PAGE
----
"I do not know which makes a man more conservative — to know nothing but the present, or nothing but the past."
-- John Maynard Keynes
My experience suggests it is a knowledge of the present in the absence of a knowledge of the past that is the key factor. The history taught in school is at best superficial and at worst distorted. Knowledge of the past filtered through the rosy glow of contemporary high school history texts warps opinions. My friends who are most conservative seem to have the least real knowledge of the past ... though, in their opinion, their knowledge in that area is superior. After all, they tested well in high school history.
As a demonstration, if you think you know something about history, give "Lies My Teacher Told Me" by James W. Loewen (Touchstone) a read. (1, 2, 3) The title may be a little off putting (I found it so*) but the content is what counts. The book represents a critical analysis of 12 American history text books used commonly across the United States in the teaching of high school history - a survey of their strengths (there are few) and their weaknesses (there are many).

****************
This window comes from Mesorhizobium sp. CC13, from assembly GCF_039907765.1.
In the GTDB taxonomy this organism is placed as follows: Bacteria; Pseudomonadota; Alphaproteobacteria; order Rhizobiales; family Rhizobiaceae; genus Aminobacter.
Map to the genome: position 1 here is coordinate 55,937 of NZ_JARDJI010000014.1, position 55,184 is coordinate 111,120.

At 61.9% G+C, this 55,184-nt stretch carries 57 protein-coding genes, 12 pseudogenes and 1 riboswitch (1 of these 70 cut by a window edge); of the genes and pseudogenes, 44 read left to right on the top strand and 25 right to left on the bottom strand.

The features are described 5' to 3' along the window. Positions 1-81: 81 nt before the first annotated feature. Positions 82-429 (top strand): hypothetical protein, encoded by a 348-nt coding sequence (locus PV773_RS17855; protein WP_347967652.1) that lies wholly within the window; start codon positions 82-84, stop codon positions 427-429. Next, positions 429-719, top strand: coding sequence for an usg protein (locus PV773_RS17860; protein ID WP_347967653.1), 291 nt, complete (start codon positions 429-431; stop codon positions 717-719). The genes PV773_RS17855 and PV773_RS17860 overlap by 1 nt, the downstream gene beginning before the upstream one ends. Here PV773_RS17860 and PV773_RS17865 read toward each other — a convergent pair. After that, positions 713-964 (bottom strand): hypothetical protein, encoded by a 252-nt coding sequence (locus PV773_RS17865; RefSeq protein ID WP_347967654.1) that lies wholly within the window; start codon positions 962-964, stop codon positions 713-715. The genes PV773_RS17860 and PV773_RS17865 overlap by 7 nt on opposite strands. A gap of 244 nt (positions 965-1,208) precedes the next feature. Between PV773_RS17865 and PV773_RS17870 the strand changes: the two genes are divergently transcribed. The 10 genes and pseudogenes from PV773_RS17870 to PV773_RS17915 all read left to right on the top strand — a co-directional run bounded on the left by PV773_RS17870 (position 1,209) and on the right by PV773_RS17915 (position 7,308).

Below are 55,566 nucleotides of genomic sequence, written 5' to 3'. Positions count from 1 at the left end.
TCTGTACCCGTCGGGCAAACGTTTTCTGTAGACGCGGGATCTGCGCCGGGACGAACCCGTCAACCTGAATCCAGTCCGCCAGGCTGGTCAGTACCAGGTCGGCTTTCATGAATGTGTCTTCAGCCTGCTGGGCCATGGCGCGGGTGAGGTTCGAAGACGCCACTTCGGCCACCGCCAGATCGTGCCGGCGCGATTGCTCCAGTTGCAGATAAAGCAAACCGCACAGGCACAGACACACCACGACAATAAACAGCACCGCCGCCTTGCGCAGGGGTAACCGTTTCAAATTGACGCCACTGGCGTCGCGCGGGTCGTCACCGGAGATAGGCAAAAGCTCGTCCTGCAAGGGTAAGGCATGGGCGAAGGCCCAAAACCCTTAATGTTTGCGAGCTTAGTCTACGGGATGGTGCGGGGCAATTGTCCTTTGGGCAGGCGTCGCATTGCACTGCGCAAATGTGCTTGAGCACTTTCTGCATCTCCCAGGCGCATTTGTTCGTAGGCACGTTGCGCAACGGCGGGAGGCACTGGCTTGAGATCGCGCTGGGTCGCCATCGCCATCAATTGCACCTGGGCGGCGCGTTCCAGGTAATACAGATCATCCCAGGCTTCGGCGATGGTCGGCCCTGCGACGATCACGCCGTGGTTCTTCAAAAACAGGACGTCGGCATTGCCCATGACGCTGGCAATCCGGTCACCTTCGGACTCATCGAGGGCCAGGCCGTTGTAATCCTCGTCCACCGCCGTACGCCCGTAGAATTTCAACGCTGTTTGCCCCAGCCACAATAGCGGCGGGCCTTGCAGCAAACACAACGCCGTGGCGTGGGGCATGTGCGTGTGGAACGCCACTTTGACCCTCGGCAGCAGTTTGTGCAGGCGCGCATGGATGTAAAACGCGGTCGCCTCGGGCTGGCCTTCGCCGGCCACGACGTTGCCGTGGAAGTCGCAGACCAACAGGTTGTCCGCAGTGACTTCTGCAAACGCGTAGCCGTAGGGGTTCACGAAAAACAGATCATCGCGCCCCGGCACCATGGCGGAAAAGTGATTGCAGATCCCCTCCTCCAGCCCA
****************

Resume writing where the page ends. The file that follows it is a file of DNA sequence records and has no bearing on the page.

Which brings us to a lovely quote from Winston Churchill:
"Men occasionally stumble over the truth, but most of them pick themselves up and hurry off as if nothing ever happened."
* The title implies that teachers are liars. I don't believe it. Here's why. If a teacher is taught from a text book that doesn't have the story straight, then goes on to teach the text book, the teacher may not be teaching the truth ... but it is not the teacher who is the liar.